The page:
Tolkien Gateway

Weathertop

(Difference between revisions)
(cleanup. do we have an anti-featured cat too?)
m (resized image)
Line 1: Line 1:
 
{{cleanup}}
 
{{cleanup}}
 
{{location
 
{{location
| image=[[Image:Map of Weathertop.jpg|200px]]
+
| image=[[Image:Map of Weathertop.jpg|250px]]
 
| name=Weathertop
 
| name=Weathertop
 
| othernames=Amon Sûl
 
| othernames=Amon Sûl

Revision as of 20:23, 2 July 2008

"I shan't call it the end, till we've cleared up the mess." — Sam
This article or section needs to be cleaned up to conform to a higher standard of article quality.
250px
Weathertop
Physical Description
TypeHill
LocationEriador
RealmsArnor
DescriptionHill with tower/ruins of tower
General Information
Other namesAmon Sûl

Weathertop (Sindarin Amon Sûl, "Hill of Wind") is a significant hill in Eriador, the southernmost and highest summit of the Weather Hills.

Weathertop overlooks the Great East Road east of Bree, about midway between The Shire and Rivendell. The hill rises a thousand feet above the level lands round about, and was the site of a watchtower in the days of Arnor. The watchtower and fortifications were burned and destroyed in T.A. 1409, but the top is still flat and surrounded by a ring of stones. A path leads from the top northward, connecting to the other fortresses of the Weather Hills. The tower originally held one of the seven Palantíri.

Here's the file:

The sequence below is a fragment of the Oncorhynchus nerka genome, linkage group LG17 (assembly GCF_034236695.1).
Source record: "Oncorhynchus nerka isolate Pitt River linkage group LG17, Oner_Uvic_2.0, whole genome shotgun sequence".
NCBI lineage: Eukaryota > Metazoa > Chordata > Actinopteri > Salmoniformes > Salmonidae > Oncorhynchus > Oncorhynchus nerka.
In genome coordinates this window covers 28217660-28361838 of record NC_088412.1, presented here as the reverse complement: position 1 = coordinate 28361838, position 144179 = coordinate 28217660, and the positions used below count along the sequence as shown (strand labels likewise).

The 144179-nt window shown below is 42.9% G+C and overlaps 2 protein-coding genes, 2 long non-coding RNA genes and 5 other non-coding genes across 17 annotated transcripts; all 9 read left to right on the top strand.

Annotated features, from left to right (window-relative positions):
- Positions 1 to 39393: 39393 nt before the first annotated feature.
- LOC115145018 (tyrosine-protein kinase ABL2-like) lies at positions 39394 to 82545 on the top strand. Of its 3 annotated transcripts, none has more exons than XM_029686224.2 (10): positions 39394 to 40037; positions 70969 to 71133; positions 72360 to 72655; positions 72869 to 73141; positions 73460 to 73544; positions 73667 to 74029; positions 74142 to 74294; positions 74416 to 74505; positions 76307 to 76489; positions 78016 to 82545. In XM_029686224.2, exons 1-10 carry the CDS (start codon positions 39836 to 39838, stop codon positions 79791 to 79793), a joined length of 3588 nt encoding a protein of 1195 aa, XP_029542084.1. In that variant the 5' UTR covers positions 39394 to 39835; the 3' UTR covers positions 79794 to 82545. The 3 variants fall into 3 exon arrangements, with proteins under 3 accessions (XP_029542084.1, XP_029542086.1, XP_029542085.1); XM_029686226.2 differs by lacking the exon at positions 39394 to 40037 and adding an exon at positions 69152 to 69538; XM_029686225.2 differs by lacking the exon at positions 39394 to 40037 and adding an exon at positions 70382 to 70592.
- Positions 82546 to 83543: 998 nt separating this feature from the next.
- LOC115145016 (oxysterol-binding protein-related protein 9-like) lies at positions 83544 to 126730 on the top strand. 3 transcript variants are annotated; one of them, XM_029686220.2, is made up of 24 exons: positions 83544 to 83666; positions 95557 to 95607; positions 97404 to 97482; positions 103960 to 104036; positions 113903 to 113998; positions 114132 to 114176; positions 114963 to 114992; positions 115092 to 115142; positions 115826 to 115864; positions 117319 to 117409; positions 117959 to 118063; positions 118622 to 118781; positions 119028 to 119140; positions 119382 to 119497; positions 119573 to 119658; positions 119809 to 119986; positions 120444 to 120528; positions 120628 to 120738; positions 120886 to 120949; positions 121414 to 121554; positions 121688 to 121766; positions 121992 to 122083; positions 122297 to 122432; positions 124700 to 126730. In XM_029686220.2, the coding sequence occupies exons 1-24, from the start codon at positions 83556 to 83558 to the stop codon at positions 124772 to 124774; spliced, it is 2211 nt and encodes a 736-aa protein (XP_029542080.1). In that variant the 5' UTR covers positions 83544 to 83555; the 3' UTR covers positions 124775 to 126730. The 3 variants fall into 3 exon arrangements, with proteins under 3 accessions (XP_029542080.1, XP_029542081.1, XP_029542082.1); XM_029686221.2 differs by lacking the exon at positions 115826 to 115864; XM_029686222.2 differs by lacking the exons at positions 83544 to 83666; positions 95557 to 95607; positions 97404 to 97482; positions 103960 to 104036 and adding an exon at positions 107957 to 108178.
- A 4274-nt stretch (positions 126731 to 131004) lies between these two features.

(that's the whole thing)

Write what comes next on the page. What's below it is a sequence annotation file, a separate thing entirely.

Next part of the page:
Weathertop is not mentioned in The Hobbit, but is a scene of action in The Lord of the Rings. After fleeing from Bree, Strider and the Hobbits avoid the main road and approach Weathertop from the north. At the top they discover a cairn with a message from Gandalf, and see the Ringwraiths approaching in the distance along the road. That night, the Ringwraiths attack their camp in a dell below the summit, stabbing Frodo with a Morgul blade, but then being driven off by the others.

Inspiration

  • Possibly the Rednal Hill of the Lickey Hills, Worcestershire, England.
"The boys [ Ronald and Hilary ] had the freedom of these grounds [Rednal, Worcestershire], and further afield they could roam the steep paths that led through the trees to the high Lickey Hill"
J.R.R. Tolkien: A Biography

References